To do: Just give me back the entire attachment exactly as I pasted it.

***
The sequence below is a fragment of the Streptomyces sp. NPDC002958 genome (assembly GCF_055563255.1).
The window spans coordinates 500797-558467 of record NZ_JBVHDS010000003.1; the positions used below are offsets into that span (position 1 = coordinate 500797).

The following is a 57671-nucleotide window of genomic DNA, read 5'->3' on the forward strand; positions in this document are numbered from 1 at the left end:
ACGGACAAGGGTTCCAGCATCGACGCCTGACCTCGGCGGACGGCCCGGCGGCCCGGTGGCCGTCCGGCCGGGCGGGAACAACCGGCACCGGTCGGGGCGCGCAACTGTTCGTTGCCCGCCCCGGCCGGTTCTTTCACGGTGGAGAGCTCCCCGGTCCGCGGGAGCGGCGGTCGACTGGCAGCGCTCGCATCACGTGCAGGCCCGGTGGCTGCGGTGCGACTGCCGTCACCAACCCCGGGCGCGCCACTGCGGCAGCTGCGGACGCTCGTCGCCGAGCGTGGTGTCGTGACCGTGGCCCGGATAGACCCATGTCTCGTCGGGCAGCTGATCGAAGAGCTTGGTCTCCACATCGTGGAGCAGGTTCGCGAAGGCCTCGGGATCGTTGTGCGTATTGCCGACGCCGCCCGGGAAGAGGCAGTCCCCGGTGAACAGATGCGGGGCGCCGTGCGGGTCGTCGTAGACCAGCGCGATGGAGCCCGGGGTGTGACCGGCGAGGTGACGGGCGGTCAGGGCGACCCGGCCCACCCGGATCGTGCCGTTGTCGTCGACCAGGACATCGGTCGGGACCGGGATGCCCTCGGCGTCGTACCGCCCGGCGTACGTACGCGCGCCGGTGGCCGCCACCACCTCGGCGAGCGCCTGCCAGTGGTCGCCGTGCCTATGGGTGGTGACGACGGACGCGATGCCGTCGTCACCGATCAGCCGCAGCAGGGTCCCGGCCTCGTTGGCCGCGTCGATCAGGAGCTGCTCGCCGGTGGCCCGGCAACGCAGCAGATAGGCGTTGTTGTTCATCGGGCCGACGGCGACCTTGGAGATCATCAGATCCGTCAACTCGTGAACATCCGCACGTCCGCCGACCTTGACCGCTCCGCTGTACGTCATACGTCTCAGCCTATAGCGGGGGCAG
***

The sequence below is a fragment of the Streptomyces sp. NPDC002958 genome (assembly GCF_055563255.1).
The window spans coordinates 500797-558467 of record NZ_JBVHDS010000003.1; the positions used below are offsets into that span (position 1 = coordinate 500797).

The following is a 57671-nucleotide window of genomic DNA, read 5'->3' on the forward strand; positions in this document are numbered from 1 at the left end:
ACGGACAAGGGTTCCAGCATCGACGCCTGACCTCGGCGGACGGCCCGGCGGCCCGGTGGCCGTCCGGCCGGGCGGGAACAACCGGCACCGGTCGGGGCGCGCAACTGTTCGTTGCCCGCCCCGGCCGGTTCTTTCACGGTGGAGAGCTCCCCGGTCCGCGGGAGCGGCGGTCGACTGGCAGCGCTCGCATCACGTGCAGGCCCGGTGGCTGCGGTGCGACTGCCGTCACCAACCCCGGGCGCGCCACTGCGGCAGCTGCGGACGCTCGTCGCCGAGCGTGGTGTCGTGACCGTGGCCCGGATAGACCCATGTCTCGTCGGGCAGCTGATCGAAGAGCTTGGTCTCCACATCGTGGAGCAGGTTCGCGAAGGCCTCGGGATCGTTGTGCGTATTGCCGACGCCGCCCGGGAAGAGGCAGTCCCCGGTGAACAGATGCGGGGCGCCGTGCGGGTCGTCGTAGACCAGCGCGATGGAGCCCGGGGTGTGACCGGCGAGGTGACGGGCGGTCAGGGCGACCCGGCCCACCCGGATCGTGCCGTTGTCGTCGACCAGGACATCGGTCGGGACCGGGATGCCCTCGGCGTCGTACCGCCCGGCGTACGTACGCGCGCCGGTGGCCGCCACCACCTCGGCGAGCGCCTGCCAGTGGTCGCCGTGCCTATGGGTGGTGACGACGGACGCGATGCCGTCGTCACCGATCAGCCGCAGCAGGGTCCCGGCCTCGTTGGCCGCGTCGATCAGGAGCTGCTCGCCGGTGGCCCGGCAACGCAGCAGATAGGCGTTGTTGTTCATCGGGCCGACGGCGACCTTGGAGATCATCAGATCCGTCAACTCGTGAACATCCGCACGTCCGCCGACCTTGACCGCTCCGCTGTACGTCATACGTCTCAGCCTATAGCGGGGGCAG